For the next few hours, until it was too dark to see, I learned the importance of a drag-free drift as each time I achieved one, my reward was a riser.

At that point, it was all over for me. It took one good hatch and a few eager rainbows to completely mess my head up for good. I haven’t been able to stop thinking about them since. Ask my wife. She’ll tell you.

Over the winter months this year, I’ve added largemouth, spotted and striped bass and jack crevalle and speckled trout to the list of fish I’ve caught on the fly. And while I can’t get the sight of the tailing redfish I spooked off with errant casts or the mighty tug of the striper off my mind, and even though I’ve yet to go after bonefish, tarpon, salmon or steelhead, I’ve come to the conclusion that, so far, the pinnacle of fly fishing for me is a good hatch and rising trout.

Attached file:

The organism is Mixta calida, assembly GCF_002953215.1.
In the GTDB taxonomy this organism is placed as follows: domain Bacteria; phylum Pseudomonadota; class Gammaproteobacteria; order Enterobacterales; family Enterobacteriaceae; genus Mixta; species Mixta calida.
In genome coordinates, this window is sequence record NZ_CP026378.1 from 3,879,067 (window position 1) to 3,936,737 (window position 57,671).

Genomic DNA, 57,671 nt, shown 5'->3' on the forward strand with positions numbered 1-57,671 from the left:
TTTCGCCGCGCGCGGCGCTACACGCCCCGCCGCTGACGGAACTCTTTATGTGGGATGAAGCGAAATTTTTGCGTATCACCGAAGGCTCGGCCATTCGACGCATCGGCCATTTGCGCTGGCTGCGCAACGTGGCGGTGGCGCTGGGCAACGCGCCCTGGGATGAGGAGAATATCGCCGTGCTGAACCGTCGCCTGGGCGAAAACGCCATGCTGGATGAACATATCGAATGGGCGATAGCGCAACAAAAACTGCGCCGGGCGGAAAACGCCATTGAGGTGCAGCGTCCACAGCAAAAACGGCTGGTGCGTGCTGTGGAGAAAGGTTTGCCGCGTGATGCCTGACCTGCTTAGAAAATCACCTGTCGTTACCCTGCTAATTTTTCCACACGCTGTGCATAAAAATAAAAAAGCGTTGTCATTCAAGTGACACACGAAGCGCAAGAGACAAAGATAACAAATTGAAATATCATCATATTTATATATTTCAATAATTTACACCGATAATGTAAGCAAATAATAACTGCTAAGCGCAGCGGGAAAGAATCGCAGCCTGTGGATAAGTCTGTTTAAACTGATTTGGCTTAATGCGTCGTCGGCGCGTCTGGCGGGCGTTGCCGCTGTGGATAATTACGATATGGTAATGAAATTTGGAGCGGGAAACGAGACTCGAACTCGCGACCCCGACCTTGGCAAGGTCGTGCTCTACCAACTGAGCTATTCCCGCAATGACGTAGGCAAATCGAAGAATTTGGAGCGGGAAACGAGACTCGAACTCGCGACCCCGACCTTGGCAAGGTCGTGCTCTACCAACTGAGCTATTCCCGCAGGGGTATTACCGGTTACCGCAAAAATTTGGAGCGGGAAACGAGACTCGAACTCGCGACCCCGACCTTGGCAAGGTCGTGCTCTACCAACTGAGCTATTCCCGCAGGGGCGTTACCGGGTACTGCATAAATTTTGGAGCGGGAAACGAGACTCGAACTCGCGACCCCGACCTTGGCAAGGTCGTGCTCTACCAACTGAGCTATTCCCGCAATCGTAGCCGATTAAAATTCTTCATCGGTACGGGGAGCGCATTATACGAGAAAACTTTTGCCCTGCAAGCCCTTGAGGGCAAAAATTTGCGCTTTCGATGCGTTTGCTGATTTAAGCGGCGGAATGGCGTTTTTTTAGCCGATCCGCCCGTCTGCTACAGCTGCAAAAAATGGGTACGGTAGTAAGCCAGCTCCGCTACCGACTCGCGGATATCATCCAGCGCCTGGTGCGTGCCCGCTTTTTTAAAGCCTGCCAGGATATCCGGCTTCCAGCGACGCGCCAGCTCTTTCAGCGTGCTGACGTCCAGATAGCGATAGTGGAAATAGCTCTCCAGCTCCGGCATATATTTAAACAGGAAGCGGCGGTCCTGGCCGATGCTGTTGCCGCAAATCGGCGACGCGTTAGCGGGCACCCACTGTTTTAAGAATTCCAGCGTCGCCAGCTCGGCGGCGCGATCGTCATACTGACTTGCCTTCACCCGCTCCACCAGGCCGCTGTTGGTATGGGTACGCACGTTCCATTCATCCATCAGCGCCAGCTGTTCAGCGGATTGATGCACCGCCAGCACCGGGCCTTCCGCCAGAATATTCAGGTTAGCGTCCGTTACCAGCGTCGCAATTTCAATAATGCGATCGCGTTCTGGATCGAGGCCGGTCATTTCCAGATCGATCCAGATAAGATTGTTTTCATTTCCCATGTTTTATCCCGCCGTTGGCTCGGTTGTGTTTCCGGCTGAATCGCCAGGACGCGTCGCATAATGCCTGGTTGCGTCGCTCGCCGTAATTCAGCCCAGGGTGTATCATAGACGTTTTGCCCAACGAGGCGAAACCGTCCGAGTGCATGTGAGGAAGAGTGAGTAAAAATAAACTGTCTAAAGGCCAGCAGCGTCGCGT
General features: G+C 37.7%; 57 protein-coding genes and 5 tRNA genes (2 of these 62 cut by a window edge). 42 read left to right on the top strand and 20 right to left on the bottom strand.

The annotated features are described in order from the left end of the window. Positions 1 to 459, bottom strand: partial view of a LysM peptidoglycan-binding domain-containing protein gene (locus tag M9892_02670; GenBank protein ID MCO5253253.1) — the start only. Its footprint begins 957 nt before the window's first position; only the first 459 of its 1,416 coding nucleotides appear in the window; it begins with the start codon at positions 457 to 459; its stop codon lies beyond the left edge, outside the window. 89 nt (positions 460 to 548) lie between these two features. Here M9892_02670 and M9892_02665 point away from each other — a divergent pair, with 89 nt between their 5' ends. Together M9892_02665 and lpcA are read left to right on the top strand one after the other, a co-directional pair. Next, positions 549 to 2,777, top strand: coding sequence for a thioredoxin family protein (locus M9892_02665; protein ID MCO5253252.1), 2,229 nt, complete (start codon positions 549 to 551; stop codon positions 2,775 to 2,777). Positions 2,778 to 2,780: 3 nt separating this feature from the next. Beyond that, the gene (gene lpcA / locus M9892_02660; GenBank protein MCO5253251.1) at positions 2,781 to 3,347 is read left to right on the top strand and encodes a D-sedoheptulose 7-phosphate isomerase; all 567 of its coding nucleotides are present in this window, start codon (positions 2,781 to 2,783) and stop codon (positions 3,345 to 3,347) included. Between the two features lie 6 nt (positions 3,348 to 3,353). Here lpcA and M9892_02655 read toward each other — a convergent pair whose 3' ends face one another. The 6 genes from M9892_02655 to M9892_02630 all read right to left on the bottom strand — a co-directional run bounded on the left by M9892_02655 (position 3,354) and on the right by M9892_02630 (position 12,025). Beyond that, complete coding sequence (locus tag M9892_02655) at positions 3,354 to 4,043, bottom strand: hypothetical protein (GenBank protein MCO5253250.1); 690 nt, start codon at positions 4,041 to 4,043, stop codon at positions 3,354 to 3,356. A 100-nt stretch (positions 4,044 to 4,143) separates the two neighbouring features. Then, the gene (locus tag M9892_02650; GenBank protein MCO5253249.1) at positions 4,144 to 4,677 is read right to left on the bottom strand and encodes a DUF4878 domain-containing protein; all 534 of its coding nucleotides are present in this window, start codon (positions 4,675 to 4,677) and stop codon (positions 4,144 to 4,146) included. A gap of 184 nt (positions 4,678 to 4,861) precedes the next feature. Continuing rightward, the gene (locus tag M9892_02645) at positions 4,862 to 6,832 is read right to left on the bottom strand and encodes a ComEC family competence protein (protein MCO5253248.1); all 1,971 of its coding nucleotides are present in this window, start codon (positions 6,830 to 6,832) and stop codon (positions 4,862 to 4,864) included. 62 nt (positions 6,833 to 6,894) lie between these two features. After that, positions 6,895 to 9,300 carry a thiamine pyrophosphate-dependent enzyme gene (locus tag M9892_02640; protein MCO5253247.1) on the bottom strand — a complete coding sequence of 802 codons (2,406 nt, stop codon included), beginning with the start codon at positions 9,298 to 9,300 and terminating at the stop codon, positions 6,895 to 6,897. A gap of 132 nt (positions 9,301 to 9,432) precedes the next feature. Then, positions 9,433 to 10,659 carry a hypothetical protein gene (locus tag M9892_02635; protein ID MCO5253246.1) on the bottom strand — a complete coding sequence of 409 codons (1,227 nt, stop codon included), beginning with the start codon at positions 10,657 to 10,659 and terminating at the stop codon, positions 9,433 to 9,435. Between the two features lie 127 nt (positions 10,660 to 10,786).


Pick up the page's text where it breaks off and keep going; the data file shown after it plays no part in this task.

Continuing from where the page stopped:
Thoughts of those blanket hatches and leaping trout become more consuming as we inch closer to spring and opening day. So does the anticipation for revisiting a favorite blue line on the Georgia trout stream map which has been closed to fishing all winter long, or perhaps exploring a new one. And I’m not the only one who’s excited.

Jimmy Harris, co-owner of Unicoi Outfitters in Helen and Blue Ridge and life-long Georgia angler had this to say about what he would like to be doing come opening day:

“Upon the opening of trout season, my favorite thing to do is fish smaller streams for wild fish; browns and rainbows primarily, but some brookie streams, also. I like the more intimate settings. I like green moss on rocks and logs and salamanders hiding in nooks and crannies. I like the strange smell of decaying organic matter that to the uninitiated smells almost putrid, but to me smells like life. I like fishing smaller flies with little or even no split shot. I like how early on in the season I find myself stumbling up the creek and spooking more fish than I cast to as I catch glimpses of little dark bullets speeding to another hiding place. I like picking those little guys out of the smallest of pockets. I like the way that my old reflexes are, more often than not, too slow to react and set the hook on those lightning strikes.”